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Himalayan Griffon Vulture [UPSC Notes]

Species in news is an important part of the UPSC syllabus. Questions have been asked in past years based on species that made headlines, especially species found in India. It is a part of the environment and ecology section of the GS Paper 3 of the IAS exam.

Himalayan Griffon Vulture

The Himalayan Vulture or Himalayan Griffon Vulture is an old-world vulture. It is one of the two largest old-world vultures and true raptors.

Himalayan Griffon Vulture

Image Source – The Indian Express

  • Old world vultures are vultures that are found in the old world, i.e., the continents of Europe, Asia and Africa, and belong to the family Accipitridae. 
  • The Himalayan Griffon Vulture can live up to 40 – 45 years of age.
  • It has dark brown greater covert feathers and pale blue facial skin. The wing and tail feathers are dark and feathers on the body have pale shaft streaks.

Himalayan Griffon Vulture Distribution

The Himalayan Griffon Vulture mainly lives in the higher regions of the Himalayas and the Tibetan plateau at an elevation range of 1,200 – 5,500 metres. Their large wingspan helps these vultures to soar high in the sky searching for carcasses on the ground. It is a documented fact that by feeding on the carcasses, vultures prevent diseases from spreading to humans.

  • It is found in Mongolia, China, Bhutan, Nepal, India, Pakistan, Iran, Kazakhstan, Uzbekistan, Kyrgyzstan, Tajikistan and Afghanistan.

IUCN Status – 

  • It is listed as Near Threatened (NT) by the IUCN (International Union for Conservation of Nature).

Species of Vultures in India

Nine species of vultures are recorded in India.

  1. Oriental White Backed Vulture (OWBV)
  2. Long Billed Vulture (LBV)
  3. Slender Billed Vulture (SBV)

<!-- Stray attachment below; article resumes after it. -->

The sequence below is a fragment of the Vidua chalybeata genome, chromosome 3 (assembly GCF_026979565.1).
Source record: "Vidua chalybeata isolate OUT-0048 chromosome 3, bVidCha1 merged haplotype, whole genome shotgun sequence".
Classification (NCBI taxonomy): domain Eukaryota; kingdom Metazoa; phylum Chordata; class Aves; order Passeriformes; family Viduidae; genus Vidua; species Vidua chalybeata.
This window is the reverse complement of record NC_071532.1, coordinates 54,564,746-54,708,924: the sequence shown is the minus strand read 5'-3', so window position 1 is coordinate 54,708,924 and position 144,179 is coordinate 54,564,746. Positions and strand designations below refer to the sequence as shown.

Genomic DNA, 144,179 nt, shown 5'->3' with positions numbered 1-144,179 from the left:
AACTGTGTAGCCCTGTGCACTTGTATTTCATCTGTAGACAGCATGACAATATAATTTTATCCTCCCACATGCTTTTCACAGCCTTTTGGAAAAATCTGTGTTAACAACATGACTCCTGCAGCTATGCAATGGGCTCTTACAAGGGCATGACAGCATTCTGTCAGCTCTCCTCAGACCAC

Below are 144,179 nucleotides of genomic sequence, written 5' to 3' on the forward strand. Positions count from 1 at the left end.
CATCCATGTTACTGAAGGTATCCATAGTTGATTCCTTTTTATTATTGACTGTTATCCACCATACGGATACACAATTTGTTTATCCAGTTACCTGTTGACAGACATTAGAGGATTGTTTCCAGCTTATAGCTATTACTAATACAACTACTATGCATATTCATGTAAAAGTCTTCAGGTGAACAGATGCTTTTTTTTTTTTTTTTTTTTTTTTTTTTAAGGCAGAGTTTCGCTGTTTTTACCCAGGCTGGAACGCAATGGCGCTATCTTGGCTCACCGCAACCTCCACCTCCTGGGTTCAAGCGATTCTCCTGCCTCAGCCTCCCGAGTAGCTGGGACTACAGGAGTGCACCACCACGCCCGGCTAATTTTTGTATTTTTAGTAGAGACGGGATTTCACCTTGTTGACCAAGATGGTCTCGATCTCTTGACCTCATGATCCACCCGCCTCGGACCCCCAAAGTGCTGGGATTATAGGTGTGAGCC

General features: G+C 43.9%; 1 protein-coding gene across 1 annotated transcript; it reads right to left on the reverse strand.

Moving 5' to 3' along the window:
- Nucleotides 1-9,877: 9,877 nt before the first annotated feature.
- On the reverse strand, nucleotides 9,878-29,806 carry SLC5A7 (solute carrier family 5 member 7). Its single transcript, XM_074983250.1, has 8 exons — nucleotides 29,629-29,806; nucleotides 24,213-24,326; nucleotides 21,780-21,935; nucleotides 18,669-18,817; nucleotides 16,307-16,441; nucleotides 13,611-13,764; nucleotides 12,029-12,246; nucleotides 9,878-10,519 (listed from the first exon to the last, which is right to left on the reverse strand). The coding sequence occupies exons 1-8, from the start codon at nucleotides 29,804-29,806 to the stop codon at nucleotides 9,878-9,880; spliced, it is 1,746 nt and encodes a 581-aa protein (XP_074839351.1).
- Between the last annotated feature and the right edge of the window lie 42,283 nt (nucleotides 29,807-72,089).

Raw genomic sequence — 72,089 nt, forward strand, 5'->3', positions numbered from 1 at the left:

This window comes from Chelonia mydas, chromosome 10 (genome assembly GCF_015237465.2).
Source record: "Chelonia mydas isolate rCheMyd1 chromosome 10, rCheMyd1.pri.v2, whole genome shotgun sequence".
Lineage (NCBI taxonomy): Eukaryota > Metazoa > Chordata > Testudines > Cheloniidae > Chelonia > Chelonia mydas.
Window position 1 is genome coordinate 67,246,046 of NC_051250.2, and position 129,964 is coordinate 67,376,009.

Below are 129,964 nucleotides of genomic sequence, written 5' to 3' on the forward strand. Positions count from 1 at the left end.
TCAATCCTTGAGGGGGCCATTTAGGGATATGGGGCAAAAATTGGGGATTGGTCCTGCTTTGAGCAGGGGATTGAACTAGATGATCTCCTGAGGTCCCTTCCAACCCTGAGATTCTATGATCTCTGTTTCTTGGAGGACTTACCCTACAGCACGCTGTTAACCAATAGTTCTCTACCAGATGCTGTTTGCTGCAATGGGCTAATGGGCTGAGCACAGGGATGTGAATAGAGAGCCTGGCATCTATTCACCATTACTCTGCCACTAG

4. Himalayan Vulture (HV)
  5. Eurasian Griffon (EG)
  6. Red Headed Vulture (RHV)
  7. Egyptian Vulture (EV)
  8. Bearded Vulture (BV)
  9. Cinereous Vulture (CV)
  • According to the IUCN Red Data Book, four species OWBV, LBV, SBV, & RHV are Critically Endangered whereas EV is endangered, HV, CV and BV are Near Threatened (NT). 

Diclofenac –  veterinary nonsteroidal anti-inflammatory drug (NSAID)

The use of the anti-inflammatory drug Diclofenac has caused a steep decline in the population of vultures in the country. Diclofenac causes the deposition of uric acid in the visceral organs, leading to the sudden death of vultures.

  • Three of India’s vulture species of the genus ‘Gyps’— the long-billed (Gyps indicus) and the slender-billed (G. tenuirostris) had declined by 97%, while the white-backed (G. bengalensis) declined by nearly 99% between 1992 and 2007, according to an earlier estimate by the BNHS (Bombay Natural History Society).
  • A study by the BNHS and the Royal Society for the Protection of Birds’ Centre for Conservation Science found that along with Diclofenac, there were several other drugs that were potentially toxic to vultures, being used by vets for treating cattle. The drugs make their way into the vulture’s system as they feed on carcasses.
  • Though Diclofenac was banned in 2006, it is reportedly still available for use.

For notes on UPSC Environment and Ecology, visit the linked article.

Vulture Action Plan 2020 – 25

The Ministry of Environment, Forests and Climate Change (MoEFCC) launched a Vulture Action Plan 2020-25 for the conservation of vultures in the country.

The ministry has been carrying out a conservation project for vultures since 2006, the plan is to now extend the project to 2025 to not just halt the decline but to actively increase the vulture numbers in India. 

The important objectives of the Action Plan for Vulture Conservation (APVC) 2020-25 are-

  • Preventing the poisoning of the principal food of vultures, the cattle carcasses with NSAIDs
  • Carrying out safety testing of veterinary NSAIDs on vultures.
  • Removal of drugs by DCGI (Drugs Controller General of India) from veterinary use if it is found to be toxic to vultures.
  • Establishing additional Conservation Breeding Centres in the country along with Vulture Conservation Centres.
  • Four rescue centres to cater to injured and sick vultures have been proposed from different geographical areas – Pinjore in the north, Bhopal in Central India, Guwahati in Northeast India and Hyderabad in South India.

AIR Spotlight: Himalayan Griffon Vulture:- Download PDF Here

Related Links
IUCN Red List World Wide Fund for Nature
Asian Elephants Great Indian Bustard
Indian Rhino Vision 2020 Greater Adjutant Stork


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